VIEW WEB VERSION                                                                            FORWARD TO A FRIEND
"..we have come a long way, but there is a long way to go."

Listen to Reconciliation by Garry Kafoa
To highlight Reconciliation Week 2022, indigiTUBE and Amrap are pre-releasing one of the tracks from First Sounds Vol.8, Reconciliation, an upbeat reggae track from Minjungbal (Bundjalung) man Garry Kafoa.
Donna Woods from First Nations Media Australia's indigiTUBE project said, “Garry's track Reconciliation, first written and released for Reconciliation Week 2021, was entered and selected by First Sounds’ panel of First Nations judges for Vol.8 and speaks to the hope of one day soon having reconciliation. Its strong message, positive energy and the way it highlights the value of intergenerational conversations on this country's long and continuing journey toward reconciliation make it a wonderful way for First Sounds partners indigiTUBE and Amrap to acknowledge Reconciliation Week 2022.”

When asked about his song Reconciliation, songwriter and recording artist Garry Kafoa said, “This is a song about an Elder who speaks with some younger people about his life and the hope of one day soon having reconciliation. He speaks of how he has seen bad days and how he has seen the good days and how he has seen changes for the better. The Elder tells of how he sees Reconciliation working, he tells them you need a little bit of hope and a little bit of love and most importantly forgiveness and kindness from the sky above. He speaks of how we have come a long way, but there is a long way to go.”

Reflecting on Reconciliation Week 2022’s theme ‘Be brave. Make a change.’, Mr Kafoa said, “Reconciliation is forgiveness and kindness. We need this to move forward as one mob. My vision is we walk together as a proud solid mob for the future of all children. To be brave. Make a Change. To be Brave and break the cycle of the past discrimination against Aboriginal and Torres Strait Islander people.”

indigiTUBE invited the other First Nations artists who will feature on the upcoming First Sounds Vol.8 release to share their thoughts on Reconciliation Week and the 2022 theme. Three of the other Vol.8 artists provided the below comments:

John Grant pka Blanche said, “The theme “Be Brave. Make Change” really resonates with me and my musical journey. A few years ago, I was at a crossroads in my life as I had a job in hospitality, earning good money and having a very comfortable life but I felt as if I wasn’t being true to what I really wanted to do with my life and that was pursue music, so I left my job and decided that I would give 100% of my focus on music, that meant putting in countless hours of learning production, experimenting with genres and analysing many artists that I admire.

“It has been by far the biggest decision and change I’ve made in my life, many times I’ve questioned myself and whether or not I had the ability to achieve my dream but as loud as these doubts can be, I know that my dream of being that musician and love for music is too strong to be silenced.”
Image credit: Jesse Grant

Zack Mcleod said, “As a songwriter and performer, I trust that it's important to believe in yourself and make a positive change. By looking after yourself will impact everyone else exponentially. Reconciliation with your body mind and soul is the way I see on how to be brave and make change. As it starts from your inner essence."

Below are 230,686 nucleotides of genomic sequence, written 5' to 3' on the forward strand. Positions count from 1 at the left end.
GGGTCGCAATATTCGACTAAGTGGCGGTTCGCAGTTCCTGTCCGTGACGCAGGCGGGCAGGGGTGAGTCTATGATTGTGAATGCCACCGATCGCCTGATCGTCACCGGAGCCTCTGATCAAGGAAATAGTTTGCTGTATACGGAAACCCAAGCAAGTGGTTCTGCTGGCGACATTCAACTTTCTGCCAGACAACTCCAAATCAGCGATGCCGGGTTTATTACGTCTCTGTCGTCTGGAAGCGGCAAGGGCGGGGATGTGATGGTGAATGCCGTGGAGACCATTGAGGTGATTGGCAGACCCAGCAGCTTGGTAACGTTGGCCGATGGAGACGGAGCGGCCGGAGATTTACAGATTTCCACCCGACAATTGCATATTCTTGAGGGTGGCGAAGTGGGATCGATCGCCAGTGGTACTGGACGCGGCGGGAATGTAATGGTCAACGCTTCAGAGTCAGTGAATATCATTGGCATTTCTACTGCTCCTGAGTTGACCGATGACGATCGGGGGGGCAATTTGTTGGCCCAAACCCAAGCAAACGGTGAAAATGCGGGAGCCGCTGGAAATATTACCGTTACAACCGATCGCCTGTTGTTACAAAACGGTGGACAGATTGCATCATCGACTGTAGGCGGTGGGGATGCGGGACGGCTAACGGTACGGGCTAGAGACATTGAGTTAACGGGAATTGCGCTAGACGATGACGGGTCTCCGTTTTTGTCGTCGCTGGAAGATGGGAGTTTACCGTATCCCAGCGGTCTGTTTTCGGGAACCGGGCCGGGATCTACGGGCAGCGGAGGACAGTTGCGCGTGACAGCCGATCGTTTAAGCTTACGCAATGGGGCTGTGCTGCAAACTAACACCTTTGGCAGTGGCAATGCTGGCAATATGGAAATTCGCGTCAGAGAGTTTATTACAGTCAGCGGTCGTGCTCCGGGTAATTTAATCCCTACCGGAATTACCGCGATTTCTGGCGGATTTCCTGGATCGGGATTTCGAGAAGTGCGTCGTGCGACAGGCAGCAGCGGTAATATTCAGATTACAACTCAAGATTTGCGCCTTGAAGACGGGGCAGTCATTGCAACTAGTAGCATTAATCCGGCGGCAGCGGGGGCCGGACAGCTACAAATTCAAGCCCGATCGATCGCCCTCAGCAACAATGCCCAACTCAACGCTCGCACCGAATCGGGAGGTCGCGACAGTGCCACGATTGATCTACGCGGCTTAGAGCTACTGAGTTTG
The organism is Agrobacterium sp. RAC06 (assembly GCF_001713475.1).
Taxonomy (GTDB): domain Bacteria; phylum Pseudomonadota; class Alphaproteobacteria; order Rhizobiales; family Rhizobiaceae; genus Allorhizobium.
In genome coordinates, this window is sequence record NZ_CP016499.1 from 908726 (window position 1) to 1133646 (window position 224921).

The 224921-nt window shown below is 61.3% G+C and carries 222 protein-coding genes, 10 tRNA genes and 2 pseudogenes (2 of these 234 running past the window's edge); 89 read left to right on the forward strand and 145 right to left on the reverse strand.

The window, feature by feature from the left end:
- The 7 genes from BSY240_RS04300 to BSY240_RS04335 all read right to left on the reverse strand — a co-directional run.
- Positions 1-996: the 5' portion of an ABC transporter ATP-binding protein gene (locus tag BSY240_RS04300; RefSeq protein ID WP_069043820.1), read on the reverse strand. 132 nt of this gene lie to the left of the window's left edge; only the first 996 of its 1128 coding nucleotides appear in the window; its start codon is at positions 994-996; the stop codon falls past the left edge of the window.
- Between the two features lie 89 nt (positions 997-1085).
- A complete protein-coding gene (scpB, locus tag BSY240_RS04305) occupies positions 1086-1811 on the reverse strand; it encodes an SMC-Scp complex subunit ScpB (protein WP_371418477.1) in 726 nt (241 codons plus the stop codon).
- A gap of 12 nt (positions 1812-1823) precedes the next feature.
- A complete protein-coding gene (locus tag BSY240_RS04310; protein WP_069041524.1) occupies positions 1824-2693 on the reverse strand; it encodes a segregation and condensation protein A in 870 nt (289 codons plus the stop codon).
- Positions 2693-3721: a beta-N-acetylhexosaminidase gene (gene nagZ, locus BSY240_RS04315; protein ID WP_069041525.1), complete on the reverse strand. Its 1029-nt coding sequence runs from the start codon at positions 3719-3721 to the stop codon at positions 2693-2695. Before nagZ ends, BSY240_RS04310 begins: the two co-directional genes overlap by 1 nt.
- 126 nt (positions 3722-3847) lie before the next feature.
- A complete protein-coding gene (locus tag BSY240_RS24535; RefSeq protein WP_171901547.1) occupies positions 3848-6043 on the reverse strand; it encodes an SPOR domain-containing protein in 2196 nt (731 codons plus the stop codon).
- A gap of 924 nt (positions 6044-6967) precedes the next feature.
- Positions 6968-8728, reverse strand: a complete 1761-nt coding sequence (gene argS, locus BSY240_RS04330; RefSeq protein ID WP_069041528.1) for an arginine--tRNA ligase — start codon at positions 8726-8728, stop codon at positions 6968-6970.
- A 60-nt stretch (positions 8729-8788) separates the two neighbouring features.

Andrew Gurruwiwi from
Andrew Guruwiwi Band, said, “Be brave, make change. I've been making music my whole life, and now as an old man things are starting to happen for me. Make your own style, be your own self, sing your own song.”

Image credit: Tony Kearney



Media Contact: Donna Woods from indigiTUBE on 0458 808 100 or email

About First Sounds:

First Sounds is a series of music releases which promote emerging independent First Nations talent, curated by a panel of established First Nations musicians and industry. Developed in partnership in 2020 between the Community Broadcasting Association of Australia (CBAA) and First Nations Media Australia (FNMA), specifically their respective projects the Australian Music Radio Airplay Project (AMRAP) and indigiTUBE, First Sounds aims to increase the volume of First Nations music played on community radio across Australia. In total over 70 independent First Nations recording musicians have been featured on releases through the First Sounds partnership.

FNMA is the national peak body for the First Nations media and communications industry. FNMA manage the indigiTUBE platform which showcases content produced by Aboriginal and Torres Strait Islander people, including music content. indigiTUBE promotes black excellence, raising the volume of the voices, perspectives and creativity of Aboriginal and Torres Strait Islander people and provides curated and technologically appropriate access to First Nations content for audiences all over Australia, including in remote communities.

CBAA is the national peak body for community radio. It runs the Australian Music Radio Airplay Project (AMRAP) which services community radio stations with independent music.

With funding support from the Australia Council, four (4) First Sounds compilations were distributed in the partnership’s first year (2020) drawing an increasing number of music submissions each round. All eligible submissions were featured on indigiTUBE for public and First Nations broadcaster use and on the Amrap website for broader community radio use. In 2021 a further three (3) Volumes of First Sounds were released with another three (3) planned for 2022.

Previous volumes of First Sounds can be found at or at  along with other great First Nations content.
This project has been assisted by the Australian Government through the Australia Council, its arts funding and advisory body.


2/70 Elder St, PO Box 2731 Alice Springs NT 0871 | | 08 8952 6465

Email Marketing by ActiveCampaign